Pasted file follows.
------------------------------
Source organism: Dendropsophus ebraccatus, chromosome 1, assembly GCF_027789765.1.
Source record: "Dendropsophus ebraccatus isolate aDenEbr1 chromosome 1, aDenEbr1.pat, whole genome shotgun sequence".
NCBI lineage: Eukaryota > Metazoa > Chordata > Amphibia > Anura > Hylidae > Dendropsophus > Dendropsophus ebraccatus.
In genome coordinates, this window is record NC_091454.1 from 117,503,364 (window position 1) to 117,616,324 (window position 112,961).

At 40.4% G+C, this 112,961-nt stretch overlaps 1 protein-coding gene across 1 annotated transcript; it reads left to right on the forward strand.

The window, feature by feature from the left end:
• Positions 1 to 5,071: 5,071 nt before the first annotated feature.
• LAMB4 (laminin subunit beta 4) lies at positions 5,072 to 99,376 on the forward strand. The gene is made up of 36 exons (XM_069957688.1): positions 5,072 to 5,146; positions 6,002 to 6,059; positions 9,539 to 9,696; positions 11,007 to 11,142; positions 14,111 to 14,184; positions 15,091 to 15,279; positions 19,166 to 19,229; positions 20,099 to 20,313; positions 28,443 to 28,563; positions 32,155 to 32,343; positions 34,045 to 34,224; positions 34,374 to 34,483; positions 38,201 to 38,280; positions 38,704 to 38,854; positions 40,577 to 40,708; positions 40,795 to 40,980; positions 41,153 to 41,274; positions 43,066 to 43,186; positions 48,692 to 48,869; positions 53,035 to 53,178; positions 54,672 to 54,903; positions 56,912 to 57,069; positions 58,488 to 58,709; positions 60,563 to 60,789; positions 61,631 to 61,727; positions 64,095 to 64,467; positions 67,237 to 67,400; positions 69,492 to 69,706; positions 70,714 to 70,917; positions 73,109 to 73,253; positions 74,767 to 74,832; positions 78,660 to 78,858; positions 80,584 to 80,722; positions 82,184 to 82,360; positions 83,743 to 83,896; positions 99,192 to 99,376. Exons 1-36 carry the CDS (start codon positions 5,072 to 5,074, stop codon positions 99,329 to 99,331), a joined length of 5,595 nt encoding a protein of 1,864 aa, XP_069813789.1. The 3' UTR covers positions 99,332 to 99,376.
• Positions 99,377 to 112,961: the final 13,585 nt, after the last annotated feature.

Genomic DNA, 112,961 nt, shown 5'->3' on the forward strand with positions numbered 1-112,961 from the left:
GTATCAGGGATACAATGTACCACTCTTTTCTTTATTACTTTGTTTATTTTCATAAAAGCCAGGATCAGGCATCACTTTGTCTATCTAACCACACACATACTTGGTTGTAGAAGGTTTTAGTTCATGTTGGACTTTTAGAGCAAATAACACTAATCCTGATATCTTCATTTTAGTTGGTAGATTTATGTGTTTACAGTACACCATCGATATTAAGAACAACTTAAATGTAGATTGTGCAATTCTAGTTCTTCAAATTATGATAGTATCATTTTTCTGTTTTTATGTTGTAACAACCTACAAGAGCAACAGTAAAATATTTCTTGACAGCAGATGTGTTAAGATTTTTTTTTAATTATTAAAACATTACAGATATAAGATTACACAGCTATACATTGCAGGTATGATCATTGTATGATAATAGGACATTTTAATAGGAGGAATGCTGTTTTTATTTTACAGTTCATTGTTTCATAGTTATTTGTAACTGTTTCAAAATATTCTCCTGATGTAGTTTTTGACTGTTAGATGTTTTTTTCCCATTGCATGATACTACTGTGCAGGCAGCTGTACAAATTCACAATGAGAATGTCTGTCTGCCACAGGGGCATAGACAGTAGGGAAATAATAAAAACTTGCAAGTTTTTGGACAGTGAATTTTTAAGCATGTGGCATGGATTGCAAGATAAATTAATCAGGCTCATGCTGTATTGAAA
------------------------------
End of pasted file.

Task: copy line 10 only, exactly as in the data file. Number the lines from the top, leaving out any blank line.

Genomic DNA, 112,961 nt, shown 5'->3' on the forward strand with positions numbered 1-112,961 from the left: